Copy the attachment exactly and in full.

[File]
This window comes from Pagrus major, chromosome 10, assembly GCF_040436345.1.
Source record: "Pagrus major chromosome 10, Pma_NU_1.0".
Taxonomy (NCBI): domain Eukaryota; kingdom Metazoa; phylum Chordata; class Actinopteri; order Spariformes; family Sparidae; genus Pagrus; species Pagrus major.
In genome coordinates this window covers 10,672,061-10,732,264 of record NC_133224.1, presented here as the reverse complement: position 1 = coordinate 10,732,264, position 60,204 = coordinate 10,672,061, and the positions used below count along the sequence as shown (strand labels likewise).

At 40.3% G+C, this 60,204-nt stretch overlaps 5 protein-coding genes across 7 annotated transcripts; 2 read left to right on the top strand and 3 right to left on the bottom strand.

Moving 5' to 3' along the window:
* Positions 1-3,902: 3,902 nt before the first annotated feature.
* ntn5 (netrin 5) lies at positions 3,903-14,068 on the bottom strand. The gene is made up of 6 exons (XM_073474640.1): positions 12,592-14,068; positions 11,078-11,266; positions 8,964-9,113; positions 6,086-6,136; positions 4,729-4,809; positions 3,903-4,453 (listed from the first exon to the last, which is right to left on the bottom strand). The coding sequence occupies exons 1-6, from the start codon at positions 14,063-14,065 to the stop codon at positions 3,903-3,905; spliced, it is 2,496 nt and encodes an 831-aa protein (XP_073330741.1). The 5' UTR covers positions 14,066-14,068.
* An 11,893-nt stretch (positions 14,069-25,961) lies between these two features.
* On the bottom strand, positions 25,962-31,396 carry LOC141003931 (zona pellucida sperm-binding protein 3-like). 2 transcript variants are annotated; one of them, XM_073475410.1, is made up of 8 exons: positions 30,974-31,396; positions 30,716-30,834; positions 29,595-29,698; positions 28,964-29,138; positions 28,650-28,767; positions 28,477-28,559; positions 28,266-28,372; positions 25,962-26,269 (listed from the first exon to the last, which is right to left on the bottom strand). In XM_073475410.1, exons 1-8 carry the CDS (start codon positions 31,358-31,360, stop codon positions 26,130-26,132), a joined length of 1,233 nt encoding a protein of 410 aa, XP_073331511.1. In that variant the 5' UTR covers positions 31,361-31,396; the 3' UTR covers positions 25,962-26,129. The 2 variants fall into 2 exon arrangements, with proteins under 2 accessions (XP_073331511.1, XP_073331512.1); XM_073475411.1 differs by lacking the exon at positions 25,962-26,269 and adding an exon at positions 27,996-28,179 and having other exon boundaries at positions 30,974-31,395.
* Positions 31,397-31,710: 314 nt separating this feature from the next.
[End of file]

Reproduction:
This window comes from Pagrus major, chromosome 10, assembly GCF_040436345.1.
Source record: "Pagrus major chromosome 10, Pma_NU_1.0".
Taxonomy (NCBI): domain Eukaryota; kingdom Metazoa; phylum Chordata; class Actinopteri; order Spariformes; family Sparidae; genus Pagrus; species Pagrus major.
In genome coordinates this window covers 10,672,061-10,732,264 of record NC_133224.1, presented here as the reverse complement: position 1 = coordinate 10,732,264, position 60,204 = coordinate 10,672,061, and the positions used below count along the sequence as shown (strand labels likewise).

At 40.3% G+C, this 60,204-nt stretch overlaps 5 protein-coding genes across 7 annotated transcripts; 2 read left to right on the top strand and 3 right to left on the bottom strand.

Moving 5' to 3' along the window:
* Positions 1-3,902: 3,902 nt before the first annotated feature.
* ntn5 (netrin 5) lies at positions 3,903-14,068 on the bottom strand. The gene is made up of 6 exons (XM_073474640.1): positions 12,592-14,068; positions 11,078-11,266; positions 8,964-9,113; positions 6,086-6,136; positions 4,729-4,809; positions 3,903-4,453 (listed from the first exon to the last, which is right to left on the bottom strand). The coding sequence occupies exons 1-6, from the start codon at positions 14,063-14,065 to the stop codon at positions 3,903-3,905; spliced, it is 2,496 nt and encodes an 831-aa protein (XP_073330741.1). The 5' UTR covers positions 14,066-14,068.
* An 11,893-nt stretch (positions 14,069-25,961) lies between these two features.
* On the bottom strand, positions 25,962-31,396 carry LOC141003931 (zona pellucida sperm-binding protein 3-like). 2 transcript variants are annotated; one of them, XM_073475410.1, is made up of 8 exons: positions 30,974-31,396; positions 30,716-30,834; positions 29,595-29,698; positions 28,964-29,138; positions 28,650-28,767; positions 28,477-28,559; positions 28,266-28,372; positions 25,962-26,269 (listed from the first exon to the last, which is right to left on the bottom strand). In XM_073475410.1, exons 1-8 carry the CDS (start codon positions 31,358-31,360, stop codon positions 26,130-26,132), a joined length of 1,233 nt encoding a protein of 410 aa, XP_073331511.1. In that variant the 5' UTR covers positions 31,361-31,396; the 3' UTR covers positions 25,962-26,129. The 2 variants fall into 2 exon arrangements, with proteins under 2 accessions (XP_073331511.1, XP_073331512.1); XM_073475411.1 differs by lacking the exon at positions 25,962-26,269 and adding an exon at positions 27,996-28,179 and having other exon boundaries at positions 30,974-31,395.
* Positions 31,397-31,710: 314 nt separating this feature from the next.